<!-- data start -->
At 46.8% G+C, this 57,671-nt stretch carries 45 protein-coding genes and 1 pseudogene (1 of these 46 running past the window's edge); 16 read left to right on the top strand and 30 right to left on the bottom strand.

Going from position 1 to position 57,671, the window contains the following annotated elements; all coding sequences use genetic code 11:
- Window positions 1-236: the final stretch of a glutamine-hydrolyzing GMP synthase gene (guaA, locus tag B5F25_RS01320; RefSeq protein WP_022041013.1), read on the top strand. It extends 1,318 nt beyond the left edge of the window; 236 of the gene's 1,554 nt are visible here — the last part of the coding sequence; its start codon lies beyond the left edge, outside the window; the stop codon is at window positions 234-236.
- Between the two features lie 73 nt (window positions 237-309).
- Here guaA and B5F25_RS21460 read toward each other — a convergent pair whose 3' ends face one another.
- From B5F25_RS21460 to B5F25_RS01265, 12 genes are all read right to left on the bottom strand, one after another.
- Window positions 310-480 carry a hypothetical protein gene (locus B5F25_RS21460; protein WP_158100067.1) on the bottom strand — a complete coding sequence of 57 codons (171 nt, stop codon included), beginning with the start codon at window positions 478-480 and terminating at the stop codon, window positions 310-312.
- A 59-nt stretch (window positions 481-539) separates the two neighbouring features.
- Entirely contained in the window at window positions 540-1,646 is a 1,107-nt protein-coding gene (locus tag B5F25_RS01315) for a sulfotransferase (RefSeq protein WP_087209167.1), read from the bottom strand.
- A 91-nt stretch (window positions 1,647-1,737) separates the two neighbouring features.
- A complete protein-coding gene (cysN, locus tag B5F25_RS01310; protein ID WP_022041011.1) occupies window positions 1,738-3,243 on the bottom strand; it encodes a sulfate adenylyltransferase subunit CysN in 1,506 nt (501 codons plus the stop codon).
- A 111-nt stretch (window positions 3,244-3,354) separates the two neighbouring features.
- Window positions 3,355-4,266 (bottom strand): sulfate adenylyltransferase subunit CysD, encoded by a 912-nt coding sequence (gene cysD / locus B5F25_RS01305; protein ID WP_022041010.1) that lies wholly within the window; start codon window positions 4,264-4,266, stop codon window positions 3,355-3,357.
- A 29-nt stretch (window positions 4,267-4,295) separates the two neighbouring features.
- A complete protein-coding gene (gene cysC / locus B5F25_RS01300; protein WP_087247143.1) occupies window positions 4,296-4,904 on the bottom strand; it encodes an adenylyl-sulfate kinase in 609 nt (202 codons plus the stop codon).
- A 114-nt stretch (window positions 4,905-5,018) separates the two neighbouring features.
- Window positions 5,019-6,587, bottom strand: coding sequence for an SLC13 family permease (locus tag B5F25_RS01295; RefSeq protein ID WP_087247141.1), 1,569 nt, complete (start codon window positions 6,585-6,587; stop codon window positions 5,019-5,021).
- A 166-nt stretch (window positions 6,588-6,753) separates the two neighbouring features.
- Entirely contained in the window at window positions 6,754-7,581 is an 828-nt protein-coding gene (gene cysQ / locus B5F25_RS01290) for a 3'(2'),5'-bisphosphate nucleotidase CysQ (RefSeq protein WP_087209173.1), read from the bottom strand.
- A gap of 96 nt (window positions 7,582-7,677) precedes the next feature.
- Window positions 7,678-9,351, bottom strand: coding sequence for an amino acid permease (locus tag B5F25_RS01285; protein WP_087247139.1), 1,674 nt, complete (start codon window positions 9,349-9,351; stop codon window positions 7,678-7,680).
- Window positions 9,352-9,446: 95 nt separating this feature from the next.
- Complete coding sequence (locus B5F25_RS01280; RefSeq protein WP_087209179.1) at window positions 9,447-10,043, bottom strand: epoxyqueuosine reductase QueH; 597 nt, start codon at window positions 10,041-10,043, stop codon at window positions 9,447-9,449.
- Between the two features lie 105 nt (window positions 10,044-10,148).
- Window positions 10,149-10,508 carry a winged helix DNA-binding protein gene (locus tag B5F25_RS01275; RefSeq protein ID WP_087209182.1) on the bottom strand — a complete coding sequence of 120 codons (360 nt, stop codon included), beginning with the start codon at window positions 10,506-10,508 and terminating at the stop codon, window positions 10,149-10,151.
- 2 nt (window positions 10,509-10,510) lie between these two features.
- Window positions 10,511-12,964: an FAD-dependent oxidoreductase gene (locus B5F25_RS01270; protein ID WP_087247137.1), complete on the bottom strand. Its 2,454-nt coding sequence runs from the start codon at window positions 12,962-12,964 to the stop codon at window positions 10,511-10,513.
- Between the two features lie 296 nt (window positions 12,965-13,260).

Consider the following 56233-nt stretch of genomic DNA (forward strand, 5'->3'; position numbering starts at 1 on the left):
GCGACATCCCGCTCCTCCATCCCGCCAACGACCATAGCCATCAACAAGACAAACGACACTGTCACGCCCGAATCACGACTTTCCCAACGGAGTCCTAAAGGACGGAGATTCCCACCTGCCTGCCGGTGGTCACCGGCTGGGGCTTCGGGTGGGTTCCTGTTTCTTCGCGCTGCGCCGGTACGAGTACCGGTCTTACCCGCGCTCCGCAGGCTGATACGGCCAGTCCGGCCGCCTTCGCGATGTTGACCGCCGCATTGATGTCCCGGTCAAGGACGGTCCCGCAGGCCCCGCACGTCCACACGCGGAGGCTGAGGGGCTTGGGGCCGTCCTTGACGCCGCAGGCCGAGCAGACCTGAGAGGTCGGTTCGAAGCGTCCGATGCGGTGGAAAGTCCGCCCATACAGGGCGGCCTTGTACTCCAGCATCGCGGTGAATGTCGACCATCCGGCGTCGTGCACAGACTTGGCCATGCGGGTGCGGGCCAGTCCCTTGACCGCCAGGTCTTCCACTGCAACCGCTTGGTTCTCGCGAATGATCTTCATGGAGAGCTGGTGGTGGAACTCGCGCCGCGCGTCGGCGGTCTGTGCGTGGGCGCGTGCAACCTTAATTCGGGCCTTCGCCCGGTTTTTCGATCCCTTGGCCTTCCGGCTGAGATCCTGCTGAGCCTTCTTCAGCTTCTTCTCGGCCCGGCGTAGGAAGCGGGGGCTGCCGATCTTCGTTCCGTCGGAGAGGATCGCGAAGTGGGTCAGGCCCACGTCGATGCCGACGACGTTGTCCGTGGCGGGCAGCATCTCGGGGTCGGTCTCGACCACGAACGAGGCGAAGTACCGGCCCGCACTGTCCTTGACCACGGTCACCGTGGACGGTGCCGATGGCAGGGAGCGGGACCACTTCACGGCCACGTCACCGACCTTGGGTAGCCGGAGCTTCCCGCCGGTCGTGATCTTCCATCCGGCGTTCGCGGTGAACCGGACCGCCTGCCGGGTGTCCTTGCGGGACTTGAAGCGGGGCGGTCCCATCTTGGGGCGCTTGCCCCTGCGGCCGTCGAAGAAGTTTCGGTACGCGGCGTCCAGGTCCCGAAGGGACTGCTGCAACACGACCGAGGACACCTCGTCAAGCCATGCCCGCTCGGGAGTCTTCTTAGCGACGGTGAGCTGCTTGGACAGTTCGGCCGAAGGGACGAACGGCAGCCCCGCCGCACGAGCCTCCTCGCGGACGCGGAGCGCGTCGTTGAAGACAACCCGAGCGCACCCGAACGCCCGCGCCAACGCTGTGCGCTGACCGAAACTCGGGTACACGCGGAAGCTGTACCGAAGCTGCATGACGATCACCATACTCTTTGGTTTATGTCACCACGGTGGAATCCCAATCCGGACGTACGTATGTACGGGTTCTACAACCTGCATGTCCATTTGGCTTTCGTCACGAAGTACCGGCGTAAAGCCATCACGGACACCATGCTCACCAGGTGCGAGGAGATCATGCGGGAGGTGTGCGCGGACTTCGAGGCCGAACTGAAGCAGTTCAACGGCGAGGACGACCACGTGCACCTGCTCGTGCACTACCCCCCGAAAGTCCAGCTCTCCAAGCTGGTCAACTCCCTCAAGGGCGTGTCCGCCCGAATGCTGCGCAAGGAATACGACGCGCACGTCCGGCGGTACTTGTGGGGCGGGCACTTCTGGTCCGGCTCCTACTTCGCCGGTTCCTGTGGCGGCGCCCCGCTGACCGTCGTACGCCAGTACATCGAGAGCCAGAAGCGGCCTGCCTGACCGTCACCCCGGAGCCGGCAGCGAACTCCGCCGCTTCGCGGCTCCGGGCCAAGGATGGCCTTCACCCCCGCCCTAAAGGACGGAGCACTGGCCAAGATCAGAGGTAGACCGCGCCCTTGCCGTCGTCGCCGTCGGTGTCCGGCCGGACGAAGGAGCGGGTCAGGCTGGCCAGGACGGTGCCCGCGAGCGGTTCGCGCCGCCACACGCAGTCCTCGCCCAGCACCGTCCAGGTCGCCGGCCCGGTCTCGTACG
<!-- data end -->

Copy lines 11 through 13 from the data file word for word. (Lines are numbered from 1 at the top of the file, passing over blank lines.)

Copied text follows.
- A complete protein-coding gene (cysN, locus tag B5F25_RS01310; protein ID WP_022041011.1) occupies window positions 1,738-3,243 on the bottom strand; it encodes a sulfate adenylyltransferase subunit CysN in 1,506 nt (501 codons plus the stop codon).
- A 111-nt stretch (window positions 3,244-3,354) separates the two neighbouring features.
- Window positions 3,355-4,266 (bottom strand): sulfate adenylyltransferase subunit CysD, encoded by a 912-nt coding sequence (gene cysD / locus B5F25_RS01305; protein ID WP_022041010.1) that lies wholly within the window; start codon window positions 4,264-4,266, stop codon window positions 3,355-3,357.